Wednesday, February 10, 2010

Obama, Leadership and the Filibuster

Nothing pisses off the Left more these days than the filibuster. Or, at least, the threat of a filibuster. As Hugh Hewitt has noted, for all the hoopla from the moonbatosphere about filibuster abuse, the Republicans mounted not one filibuster in 2009. Not one.

What Democrats are complaining about is the use of calls for cloture, which Republicans have used effectively. Now, Democrats want to make the filibuster a campaign issue. Which, of course, would be smart if Americans actually wanted the legislation that has gotten bottled up with cloture votes. They don't and, in fact, applaud the idea of Democrats losing their supermajority. Even Barack Obama is pretending he favors bipartisanship (even as his press secretary mocks a private citizen. Nice bipartisanship!). But that doesn't stop the lemmings in the Democratic Party from claiming that the filibuster is being abused and stopping them from doing the People's Business.

Wonder of wonders, we even have Ezra Klein saying Obama should be more like George W. Bush.

George W. Bush had recess appointed 10 nominees, including one to the National Labor Relations Board in August of his first year. We're in February of Obama's second, he has more than twice as many nominees held up as Bush did, and he's only threatening his first recess appointment.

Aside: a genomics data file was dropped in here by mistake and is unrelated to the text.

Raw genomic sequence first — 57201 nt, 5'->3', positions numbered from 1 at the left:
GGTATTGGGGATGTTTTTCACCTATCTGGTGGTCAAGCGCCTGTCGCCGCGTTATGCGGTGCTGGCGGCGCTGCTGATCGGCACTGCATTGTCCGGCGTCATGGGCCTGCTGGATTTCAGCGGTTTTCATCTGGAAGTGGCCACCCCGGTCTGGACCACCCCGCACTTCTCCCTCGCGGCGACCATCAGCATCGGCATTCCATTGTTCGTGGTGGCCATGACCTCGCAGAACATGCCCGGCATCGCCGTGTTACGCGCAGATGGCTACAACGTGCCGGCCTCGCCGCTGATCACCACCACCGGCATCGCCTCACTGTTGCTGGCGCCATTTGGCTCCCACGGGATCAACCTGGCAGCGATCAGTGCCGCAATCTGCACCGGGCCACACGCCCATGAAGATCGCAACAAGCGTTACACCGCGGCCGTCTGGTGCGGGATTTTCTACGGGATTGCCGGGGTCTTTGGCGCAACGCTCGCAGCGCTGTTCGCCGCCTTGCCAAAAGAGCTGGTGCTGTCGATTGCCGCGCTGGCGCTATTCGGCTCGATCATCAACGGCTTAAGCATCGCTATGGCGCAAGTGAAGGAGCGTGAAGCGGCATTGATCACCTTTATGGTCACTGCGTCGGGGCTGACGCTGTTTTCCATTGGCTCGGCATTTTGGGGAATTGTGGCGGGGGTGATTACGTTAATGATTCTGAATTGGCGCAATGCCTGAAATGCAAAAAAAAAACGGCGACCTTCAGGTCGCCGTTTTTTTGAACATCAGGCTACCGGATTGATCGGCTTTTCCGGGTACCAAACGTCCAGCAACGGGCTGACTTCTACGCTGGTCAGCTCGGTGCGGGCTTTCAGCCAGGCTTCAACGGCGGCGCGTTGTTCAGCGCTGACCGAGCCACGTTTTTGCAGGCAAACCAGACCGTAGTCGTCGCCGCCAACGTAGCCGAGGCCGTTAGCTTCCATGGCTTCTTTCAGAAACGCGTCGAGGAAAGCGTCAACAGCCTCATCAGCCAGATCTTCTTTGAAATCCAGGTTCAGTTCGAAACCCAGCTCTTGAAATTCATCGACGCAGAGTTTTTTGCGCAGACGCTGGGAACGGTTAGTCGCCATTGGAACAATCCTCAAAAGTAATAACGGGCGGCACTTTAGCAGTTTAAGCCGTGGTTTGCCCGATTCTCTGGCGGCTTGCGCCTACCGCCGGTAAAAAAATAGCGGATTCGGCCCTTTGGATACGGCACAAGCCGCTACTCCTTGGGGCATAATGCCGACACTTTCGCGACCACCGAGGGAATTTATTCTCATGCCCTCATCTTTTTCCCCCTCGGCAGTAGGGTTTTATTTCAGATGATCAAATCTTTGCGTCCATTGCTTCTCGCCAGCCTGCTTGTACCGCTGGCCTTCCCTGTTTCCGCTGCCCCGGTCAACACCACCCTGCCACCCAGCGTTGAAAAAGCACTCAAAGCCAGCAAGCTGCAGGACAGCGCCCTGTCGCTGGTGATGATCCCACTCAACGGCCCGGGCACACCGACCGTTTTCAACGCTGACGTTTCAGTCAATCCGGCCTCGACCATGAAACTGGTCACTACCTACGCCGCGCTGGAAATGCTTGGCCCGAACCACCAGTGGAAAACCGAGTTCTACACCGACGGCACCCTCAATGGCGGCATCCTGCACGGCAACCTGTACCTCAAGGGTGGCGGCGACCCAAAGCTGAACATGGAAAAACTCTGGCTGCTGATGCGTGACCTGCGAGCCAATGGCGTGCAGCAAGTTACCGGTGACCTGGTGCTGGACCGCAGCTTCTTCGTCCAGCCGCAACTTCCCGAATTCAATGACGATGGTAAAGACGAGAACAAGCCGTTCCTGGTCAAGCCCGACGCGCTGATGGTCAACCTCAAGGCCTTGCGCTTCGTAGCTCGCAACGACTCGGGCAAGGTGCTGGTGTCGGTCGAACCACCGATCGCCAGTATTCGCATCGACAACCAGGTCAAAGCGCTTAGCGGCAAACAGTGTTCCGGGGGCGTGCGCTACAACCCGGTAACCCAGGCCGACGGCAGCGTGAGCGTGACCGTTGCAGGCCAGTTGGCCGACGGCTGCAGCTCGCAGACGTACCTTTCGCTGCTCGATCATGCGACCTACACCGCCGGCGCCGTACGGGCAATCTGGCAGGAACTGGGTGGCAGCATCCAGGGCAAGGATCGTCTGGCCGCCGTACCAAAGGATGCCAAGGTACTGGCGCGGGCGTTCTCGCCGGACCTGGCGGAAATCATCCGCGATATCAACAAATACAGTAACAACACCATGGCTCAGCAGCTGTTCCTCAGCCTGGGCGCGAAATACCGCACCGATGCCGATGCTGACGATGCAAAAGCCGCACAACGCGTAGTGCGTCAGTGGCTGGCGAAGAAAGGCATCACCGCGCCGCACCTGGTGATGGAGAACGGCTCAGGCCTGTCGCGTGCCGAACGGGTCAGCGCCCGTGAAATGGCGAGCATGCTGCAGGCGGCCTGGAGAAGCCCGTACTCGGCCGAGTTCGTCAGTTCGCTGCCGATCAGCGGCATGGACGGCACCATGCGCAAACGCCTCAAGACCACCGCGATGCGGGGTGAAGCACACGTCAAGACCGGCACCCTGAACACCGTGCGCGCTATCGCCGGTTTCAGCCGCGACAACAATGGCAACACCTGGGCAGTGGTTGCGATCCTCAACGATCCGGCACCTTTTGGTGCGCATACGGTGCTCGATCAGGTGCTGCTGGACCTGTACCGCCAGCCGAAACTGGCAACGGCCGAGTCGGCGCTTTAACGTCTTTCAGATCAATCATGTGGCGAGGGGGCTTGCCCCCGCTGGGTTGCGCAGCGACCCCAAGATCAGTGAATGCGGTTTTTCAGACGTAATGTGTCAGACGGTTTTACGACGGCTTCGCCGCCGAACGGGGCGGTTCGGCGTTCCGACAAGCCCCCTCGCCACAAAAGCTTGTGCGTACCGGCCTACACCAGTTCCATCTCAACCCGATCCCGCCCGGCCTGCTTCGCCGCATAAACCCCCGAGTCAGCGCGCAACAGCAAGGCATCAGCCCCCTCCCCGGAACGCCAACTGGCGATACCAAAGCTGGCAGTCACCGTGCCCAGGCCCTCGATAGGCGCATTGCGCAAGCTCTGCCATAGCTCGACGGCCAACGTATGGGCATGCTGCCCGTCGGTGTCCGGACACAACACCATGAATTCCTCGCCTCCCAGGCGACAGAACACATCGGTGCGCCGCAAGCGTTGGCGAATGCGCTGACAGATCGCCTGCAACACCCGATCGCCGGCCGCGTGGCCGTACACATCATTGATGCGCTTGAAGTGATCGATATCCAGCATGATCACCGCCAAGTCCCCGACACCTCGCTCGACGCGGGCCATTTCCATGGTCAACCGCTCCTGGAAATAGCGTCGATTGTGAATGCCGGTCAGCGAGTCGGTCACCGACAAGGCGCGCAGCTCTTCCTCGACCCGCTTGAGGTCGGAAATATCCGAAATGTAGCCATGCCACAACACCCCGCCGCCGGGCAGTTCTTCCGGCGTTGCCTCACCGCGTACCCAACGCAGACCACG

Bush had this right. In his first year in office, he was using recess appointments and running major legislation through the reconciliation process. That normalized those moves for the rest of his administration. Using those tools wasn't a story. The Obama White House, by contrast, is holding those moves in reserve, which has allowed Republicans to paint them as extraordinary measures. But they're not extraordinary measures. They're basic elements of governance in an era of polarization and procedural obstructionism, and the White House should treat them that way.

Ah, what convenient memories liberals have. Yes, George W. Bush used recess appointments in his first year in office. But Democrats vehemently opposed those appointments and put blanket holds on GWB's nominees. Moreover, President Bush quit using them after Democrats retook Congress in 2006.

What Klein should be complaining about is the rampant hypocrisy of Democrats complaining about procedural foot-dragging now when they applauded it less than four years ago. If the filibuster was good and recess appointments were bad in 2004, then Democrats should accept the consequences of those positions now.